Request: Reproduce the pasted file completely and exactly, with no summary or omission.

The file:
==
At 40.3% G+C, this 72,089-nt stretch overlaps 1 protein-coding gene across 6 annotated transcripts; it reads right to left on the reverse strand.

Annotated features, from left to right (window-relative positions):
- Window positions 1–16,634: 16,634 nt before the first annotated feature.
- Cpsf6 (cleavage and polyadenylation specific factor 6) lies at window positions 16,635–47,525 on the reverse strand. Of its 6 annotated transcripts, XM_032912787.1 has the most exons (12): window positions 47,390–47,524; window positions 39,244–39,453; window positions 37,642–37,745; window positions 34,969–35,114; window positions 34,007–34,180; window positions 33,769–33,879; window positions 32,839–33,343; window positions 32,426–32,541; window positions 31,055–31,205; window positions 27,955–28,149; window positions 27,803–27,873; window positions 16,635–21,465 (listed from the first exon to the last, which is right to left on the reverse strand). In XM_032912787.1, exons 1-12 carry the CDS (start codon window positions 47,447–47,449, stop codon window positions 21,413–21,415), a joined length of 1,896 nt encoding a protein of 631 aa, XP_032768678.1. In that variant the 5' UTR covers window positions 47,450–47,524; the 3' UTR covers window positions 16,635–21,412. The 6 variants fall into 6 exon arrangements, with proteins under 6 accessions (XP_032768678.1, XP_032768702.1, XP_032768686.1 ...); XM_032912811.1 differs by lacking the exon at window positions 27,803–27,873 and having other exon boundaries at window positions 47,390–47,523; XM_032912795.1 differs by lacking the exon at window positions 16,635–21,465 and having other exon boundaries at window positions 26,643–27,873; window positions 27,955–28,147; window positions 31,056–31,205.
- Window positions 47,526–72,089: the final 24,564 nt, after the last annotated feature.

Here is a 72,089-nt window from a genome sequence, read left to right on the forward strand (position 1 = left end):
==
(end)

At 40.3% G+C, this 72,089-nt stretch overlaps 1 protein-coding gene across 6 annotated transcripts; it reads right to left on the reverse strand.

Annotated features, from left to right (window-relative positions):
- Window positions 1–16,634: 16,634 nt before the first annotated feature.
- Cpsf6 (cleavage and polyadenylation specific factor 6) lies at window positions 16,635–47,525 on the reverse strand. Of its 6 annotated transcripts, XM_032912787.1 has the most exons (12): window positions 47,390–47,524; window positions 39,244–39,453; window positions 37,642–37,745; window positions 34,969–35,114; window positions 34,007–34,180; window positions 33,769–33,879; window positions 32,839–33,343; window positions 32,426–32,541; window positions 31,055–31,205; window positions 27,955–28,149; window positions 27,803–27,873; window positions 16,635–21,465 (listed from the first exon to the last, which is right to left on the reverse strand). In XM_032912787.1, exons 1-12 carry the CDS (start codon window positions 47,447–47,449, stop codon window positions 21,413–21,415), a joined length of 1,896 nt encoding a protein of 631 aa, XP_032768678.1. In that variant the 5' UTR covers window positions 47,450–47,524; the 3' UTR covers window positions 16,635–21,412. The 6 variants fall into 6 exon arrangements, with proteins under 6 accessions (XP_032768678.1, XP_032768702.1, XP_032768686.1 ...); XM_032912811.1 differs by lacking the exon at window positions 27,803–27,873 and having other exon boundaries at window positions 47,390–47,523; XM_032912795.1 differs by lacking the exon at window positions 16,635–21,465 and having other exon boundaries at window positions 26,643–27,873; window positions 27,955–28,147; window positions 31,056–31,205.
- Window positions 47,526–72,089: the final 24,564 nt, after the last annotated feature.

Here is a 72,089-nt window from a genome sequence, read left to right on the forward strand (position 1 = left end):